Trade fair to boost SADC-China ties


Ray Maota

Leaders of the BRICS group: Prime
Minister Manmohan Singh of India,
President Dmitry Medvedev of Russia;
President Hu Jintao of China; Brazilian
president Dilma Rousseff; and South
African president Jacob Zuma at the
BRICS Summit in China as South Africa
was formally inducted into the group.
(Image: GCIS)

Mining is one of the economic sectors
which is set to flourish in the SADC region
as a result of the trade fair and
investment forum to be held in May.
(Image: For
more free photos, visit the image library)

Glenn Hawes
Expo-International: Communications
+27 21 424 1801

South Africa at 2011 BRICS summit
SA-China trade ties to strengthen
Southern African Development Community
Trade show to boost India-SA ties

The Southern African Development Community (SADC) is expecting its biggest ever investment of Chinese money in the region when representatives from China’s major industries travel to South Africa in May 2011 for a trade forum.

The IMEXPO SADC-China Trade Fair and Investment Forum will be held at the MTN Expo Centre, in the south of Johannesburg, from 18 to 20 May.

The forum will see many Chinese industrialists and investors coming to the country to liaise with their Southern African counterparts and evaluate trade and investment opportunities in the region.

The event follows South Africa’s inclusion and formal induction into the BRIC group of rapidly developing nations on 13 April 2011. The increasingly influential bloc includes Brazil, Russia, India and China. After the addition of South Africa, the group became known as BRICS.

The expo is the brainchild of Expo International, an events company from Cape Town and its Chinese partner, COIFAIR.

Multimillion-dollar investments

Although the trade and investment fair will cement China’s role as South Africa’s biggest single trading partner – after it overtook both the UK and the US – the benefits of it will be felt way beyond the country’s borders.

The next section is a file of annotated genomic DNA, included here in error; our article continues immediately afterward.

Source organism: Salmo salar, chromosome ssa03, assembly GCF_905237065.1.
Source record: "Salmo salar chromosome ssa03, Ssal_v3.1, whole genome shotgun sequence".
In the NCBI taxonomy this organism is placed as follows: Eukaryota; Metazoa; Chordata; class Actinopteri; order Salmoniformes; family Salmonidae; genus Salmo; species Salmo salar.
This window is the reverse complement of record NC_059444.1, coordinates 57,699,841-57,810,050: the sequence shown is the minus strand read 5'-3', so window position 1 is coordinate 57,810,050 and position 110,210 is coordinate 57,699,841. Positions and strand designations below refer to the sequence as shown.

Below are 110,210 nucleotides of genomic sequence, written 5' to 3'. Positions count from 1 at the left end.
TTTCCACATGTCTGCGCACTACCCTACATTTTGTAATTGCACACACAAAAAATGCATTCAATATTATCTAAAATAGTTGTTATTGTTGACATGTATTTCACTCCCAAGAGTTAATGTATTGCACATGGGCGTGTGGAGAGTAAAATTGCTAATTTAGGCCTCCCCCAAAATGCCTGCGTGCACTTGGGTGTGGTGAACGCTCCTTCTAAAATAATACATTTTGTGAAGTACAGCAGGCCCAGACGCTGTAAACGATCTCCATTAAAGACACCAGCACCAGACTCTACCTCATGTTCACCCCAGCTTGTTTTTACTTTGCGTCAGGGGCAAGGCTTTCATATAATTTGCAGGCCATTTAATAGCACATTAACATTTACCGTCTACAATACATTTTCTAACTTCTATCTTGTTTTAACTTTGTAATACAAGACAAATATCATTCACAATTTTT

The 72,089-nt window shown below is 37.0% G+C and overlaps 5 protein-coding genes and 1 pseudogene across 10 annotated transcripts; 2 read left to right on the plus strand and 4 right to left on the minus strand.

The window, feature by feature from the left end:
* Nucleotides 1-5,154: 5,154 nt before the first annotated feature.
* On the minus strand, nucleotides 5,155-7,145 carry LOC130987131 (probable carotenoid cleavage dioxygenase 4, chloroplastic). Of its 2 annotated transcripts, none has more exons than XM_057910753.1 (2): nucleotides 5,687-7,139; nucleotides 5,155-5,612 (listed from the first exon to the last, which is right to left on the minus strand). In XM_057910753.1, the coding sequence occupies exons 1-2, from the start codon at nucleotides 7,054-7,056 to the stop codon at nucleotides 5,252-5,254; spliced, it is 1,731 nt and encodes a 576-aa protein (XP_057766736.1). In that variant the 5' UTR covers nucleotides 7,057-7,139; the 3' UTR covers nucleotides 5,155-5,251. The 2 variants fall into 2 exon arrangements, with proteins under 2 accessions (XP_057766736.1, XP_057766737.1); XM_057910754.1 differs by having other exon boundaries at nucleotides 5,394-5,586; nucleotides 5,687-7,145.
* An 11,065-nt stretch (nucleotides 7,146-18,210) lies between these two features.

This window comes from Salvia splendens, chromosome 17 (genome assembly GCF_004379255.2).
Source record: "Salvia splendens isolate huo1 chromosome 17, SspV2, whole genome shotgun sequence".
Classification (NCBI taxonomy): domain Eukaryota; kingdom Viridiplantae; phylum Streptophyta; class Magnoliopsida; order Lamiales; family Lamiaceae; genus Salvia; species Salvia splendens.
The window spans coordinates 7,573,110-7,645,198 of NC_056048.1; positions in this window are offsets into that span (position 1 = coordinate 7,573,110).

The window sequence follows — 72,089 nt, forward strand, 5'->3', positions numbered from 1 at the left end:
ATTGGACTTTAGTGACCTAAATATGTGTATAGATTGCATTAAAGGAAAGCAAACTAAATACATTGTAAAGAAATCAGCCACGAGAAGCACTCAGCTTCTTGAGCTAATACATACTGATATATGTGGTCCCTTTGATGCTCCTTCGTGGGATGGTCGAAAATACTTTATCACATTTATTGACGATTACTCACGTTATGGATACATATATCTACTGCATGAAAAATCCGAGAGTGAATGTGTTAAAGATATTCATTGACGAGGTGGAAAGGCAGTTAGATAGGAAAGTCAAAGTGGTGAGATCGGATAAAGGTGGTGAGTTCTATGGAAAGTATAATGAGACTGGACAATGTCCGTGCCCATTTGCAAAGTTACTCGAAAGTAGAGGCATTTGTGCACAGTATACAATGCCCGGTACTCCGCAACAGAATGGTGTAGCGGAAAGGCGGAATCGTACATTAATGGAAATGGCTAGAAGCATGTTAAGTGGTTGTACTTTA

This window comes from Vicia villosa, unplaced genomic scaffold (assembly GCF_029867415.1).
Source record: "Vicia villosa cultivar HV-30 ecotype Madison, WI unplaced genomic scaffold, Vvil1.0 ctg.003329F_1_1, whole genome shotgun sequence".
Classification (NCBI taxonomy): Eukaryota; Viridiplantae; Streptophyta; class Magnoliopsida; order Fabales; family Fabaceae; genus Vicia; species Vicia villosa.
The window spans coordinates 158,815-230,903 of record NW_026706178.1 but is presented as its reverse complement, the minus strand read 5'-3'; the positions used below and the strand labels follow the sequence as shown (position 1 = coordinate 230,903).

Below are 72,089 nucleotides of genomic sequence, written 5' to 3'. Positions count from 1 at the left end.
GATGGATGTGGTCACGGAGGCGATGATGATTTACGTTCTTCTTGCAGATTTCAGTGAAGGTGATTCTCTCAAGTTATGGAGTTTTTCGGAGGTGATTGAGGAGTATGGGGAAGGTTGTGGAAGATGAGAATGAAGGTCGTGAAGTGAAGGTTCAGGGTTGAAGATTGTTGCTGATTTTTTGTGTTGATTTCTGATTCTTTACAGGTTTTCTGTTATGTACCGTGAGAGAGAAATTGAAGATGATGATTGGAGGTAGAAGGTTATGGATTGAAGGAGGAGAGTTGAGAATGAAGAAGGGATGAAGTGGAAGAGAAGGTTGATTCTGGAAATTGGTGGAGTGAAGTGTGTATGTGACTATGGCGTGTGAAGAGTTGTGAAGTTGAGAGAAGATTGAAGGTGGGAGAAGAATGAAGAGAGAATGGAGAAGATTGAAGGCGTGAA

Matthews Malefane, a lobbyist and facilitator for the organisers of IMEXPO, said: “The trade fair and investment forum is highly significant as it follows hot on the heels of South Africa having become a formal member of BRIC.

“It will without doubt bring demonstrable, tangible benefits to South Africa and the region. These companies and financiers across the major sectors will be actively looking to invest in those sectors in joint venture partnerships with locals and it could result in one of the biggest injections ever of Chinese money into the region.”

The forum will give the 15 SADC member countries a chance to present the investment opportunities within their respective countries to their Chinese counterparts.

They will focus on sectors such as energy, water sustainability, health, oil and gas, manufacturing, mining, education, agriculture, low-cost housing, textiles, construction, public transport, road and rail, harbours and pipelines, and telecoms.

Malefane said: “The expo is an opportunity for all SADC countries to assemble a portfolio of their high economic impact, job-creating, investment and development projects and bring them to the table for negotiations with potential Chinese joint venture partners and get access to Chinese capital.”

Some of the biggest Chinese enterprises attending the forum are the China Coal Group; the Sinopacific Ship-building Group; CRBC International, a major road and bridge-construction company; China Gezhouba, a hydro-electric company; the China International Water and Electric Corp and the China Railway Construction Corporation.

There will also be 21 Chinese mining firms at the forum.

Development in the region

The SADC was preceded by the Southern African Development Coordination Conference (SADCC), which was formed on 1 April 1980 in Lusaka, Zambia.

After the signing of the SADC Treaty and Declaration by the heads of government of Southern African countries on 17 August 1992, in Windhoek, Namibia, the SADC became an official body.

The objective of the SADCC was the political liberation of Southern Africa, while the scope of the SADC is economic integration of all Southern African countries.

The SADC member states are Angola, Botswana, Democratic Republic of Congo, Lesotho, Madagascar, Malawi, Mauritius, Mozambique, Namibia, Seychelles, South Africa, Swaziland, Tanzania, Zambia and Zimbabwe.

The SADC aims for regional cooperation to improve living standards, social justice and sustainable economic growth.